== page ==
so back to the original question.....let's say you chopped your mini's barrel and put on a muzzle break(both of which very much do markedly improve accuracy on this weapon)......what is it that makes it so clearly a rifle that couldn't be used in a combat situation? saying that it was designed and is manufactured for the civilian market has nothing to do with anything....so are all your ARs, and so are M1As, for instance, which probably all the mini-14 dissenters would claim serve as fine combat weapons.

by the way, whoever posted earlier that the idea of minute of torso is silly, because all you'd ever see in a combat situation are heads and feet, has never been in any sort of combat. every branch of the military teaches you to shoot center mass, and for good reason....it appears often as a target, and always has.

benEzra
December 27, 2007, 07:09 PM
As a longtime owner of a mini-14 Ranch Rifle (which I recently sold) and a civilian AK (which I kept), here are my thoughts.

Strengths:

Reliability if kept clean and lubricated. Mine never malfunctioned except for the time a friend accidentally gave me some of his dad's super-hot "5 grains over" .223 reloads. Locked up the bolt tight, and I had to kick it open like the proverbial buried-for-a-year AK. Worked fine afterward. Also, according to John Farnam, mini's can be prone to locking up when they get HOT if you lubricate with light oil, but seem to run fine if you use grease.

Easy to field strip and clean. Perhaps the easiest autoloader to maintain.

Weaknesses:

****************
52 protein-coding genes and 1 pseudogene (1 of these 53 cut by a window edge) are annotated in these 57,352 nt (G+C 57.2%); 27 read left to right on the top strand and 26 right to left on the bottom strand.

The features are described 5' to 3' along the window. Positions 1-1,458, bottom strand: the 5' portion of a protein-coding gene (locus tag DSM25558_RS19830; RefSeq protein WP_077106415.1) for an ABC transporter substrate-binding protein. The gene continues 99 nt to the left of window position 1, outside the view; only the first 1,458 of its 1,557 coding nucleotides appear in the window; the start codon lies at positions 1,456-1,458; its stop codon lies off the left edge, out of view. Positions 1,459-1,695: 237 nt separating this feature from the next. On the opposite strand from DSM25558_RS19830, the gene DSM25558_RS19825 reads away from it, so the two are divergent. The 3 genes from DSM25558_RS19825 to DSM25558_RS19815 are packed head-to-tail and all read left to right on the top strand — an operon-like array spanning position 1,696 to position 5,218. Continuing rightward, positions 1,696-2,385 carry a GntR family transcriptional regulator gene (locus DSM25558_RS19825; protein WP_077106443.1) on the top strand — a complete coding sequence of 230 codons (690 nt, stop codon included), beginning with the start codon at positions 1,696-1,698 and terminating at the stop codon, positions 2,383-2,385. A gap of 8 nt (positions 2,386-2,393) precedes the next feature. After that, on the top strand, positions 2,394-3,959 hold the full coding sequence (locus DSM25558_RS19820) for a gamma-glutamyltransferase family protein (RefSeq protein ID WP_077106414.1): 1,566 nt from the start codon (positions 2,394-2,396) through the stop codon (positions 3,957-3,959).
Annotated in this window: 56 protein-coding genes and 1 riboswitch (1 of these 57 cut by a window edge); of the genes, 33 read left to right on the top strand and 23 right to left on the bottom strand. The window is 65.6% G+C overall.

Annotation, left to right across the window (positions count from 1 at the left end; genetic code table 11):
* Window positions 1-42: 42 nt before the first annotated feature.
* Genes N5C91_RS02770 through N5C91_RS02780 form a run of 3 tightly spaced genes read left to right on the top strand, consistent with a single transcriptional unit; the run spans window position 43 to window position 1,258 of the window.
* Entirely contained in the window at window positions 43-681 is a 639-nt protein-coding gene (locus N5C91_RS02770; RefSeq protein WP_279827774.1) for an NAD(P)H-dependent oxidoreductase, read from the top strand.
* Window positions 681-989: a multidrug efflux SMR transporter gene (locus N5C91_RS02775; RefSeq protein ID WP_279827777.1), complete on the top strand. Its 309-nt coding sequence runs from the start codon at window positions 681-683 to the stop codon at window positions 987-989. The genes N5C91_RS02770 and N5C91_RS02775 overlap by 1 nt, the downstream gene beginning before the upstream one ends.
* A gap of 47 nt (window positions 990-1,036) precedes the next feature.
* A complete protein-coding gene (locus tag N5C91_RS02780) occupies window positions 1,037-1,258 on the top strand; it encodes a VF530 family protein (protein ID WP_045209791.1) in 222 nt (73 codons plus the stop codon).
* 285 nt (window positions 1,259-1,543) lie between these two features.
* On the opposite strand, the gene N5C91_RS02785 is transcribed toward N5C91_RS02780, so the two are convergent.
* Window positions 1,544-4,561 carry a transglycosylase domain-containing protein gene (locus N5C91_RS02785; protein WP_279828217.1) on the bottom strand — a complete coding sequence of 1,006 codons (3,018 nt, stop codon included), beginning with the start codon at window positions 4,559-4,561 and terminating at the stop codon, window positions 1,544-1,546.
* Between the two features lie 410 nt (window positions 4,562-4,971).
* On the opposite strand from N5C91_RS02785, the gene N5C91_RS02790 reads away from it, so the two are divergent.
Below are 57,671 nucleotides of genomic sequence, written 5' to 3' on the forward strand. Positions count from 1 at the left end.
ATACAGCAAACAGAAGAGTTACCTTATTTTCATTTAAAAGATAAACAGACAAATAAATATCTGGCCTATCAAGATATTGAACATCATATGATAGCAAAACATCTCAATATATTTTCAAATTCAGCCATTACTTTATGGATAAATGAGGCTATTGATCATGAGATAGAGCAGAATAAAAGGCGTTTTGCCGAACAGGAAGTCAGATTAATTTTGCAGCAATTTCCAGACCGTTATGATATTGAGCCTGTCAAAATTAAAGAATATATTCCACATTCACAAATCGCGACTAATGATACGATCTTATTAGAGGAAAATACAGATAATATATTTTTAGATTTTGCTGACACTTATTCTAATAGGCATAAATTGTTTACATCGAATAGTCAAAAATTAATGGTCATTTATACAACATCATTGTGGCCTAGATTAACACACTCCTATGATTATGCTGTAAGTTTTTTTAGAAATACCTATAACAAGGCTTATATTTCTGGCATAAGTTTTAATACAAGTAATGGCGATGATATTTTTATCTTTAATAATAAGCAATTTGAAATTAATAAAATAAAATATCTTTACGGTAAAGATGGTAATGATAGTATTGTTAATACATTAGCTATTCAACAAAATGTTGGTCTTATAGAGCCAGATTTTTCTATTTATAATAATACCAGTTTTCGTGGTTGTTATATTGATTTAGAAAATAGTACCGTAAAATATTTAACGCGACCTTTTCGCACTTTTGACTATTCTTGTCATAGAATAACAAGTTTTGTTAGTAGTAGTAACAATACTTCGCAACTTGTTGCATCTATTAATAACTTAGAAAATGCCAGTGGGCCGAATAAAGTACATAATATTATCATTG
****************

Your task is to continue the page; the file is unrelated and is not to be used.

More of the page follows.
Magazines. Reworking the design to take standard milspec AR magazines would make a lot of sense. Yes, the AK uses rock-and-lock magazines, but they are built like trucks. The mini magazines are slower to change than AK magazines (that little hole does not self-align on the pin very well), and are at least as flimsy as AR magazines--worst of both worlds, IMO.

Accuracy. My 188-series Ranch Rifle shot a best-ever group of 5.5" at 100 yards, from a benchrest. I tried match ammo in a variety of weights; mine was just not an accurate gun. Reportedly accuracy is better on the newer models, but a heavier barrel (and a flash suppressor) would be welcome.

Modularity. Try attaching a light to a mini, or an Eotech, or an Aimpoint; not as easy as with an AR. There are aftermarket stocks and rails to remedy this, though.

cbn620
December 27, 2007, 08:00 PM
I'm not saying the mini is junk. But it either needs some serious design implementations (better sights, better magazine system, heavier barrel) or a 100-200 dollar price drop.

blackhawk2000
December 27, 2007, 09:51 PM
What is with you mini people? It has expensive magazines. It is as accurate as an AK, but costs twice as much as a WASR, and is damn close to AR price. It generally doesn't hold up well in high round count classes. It doesn't have the modularity of the AR. If you wanted something to bounce around in the back of a truck, why not buy an SKS, or an AK?


The worst thing about them, is that you guys who own them are supporting a company that craps on the 2A. So basically you are crapping on the 2A, by buying Ruger.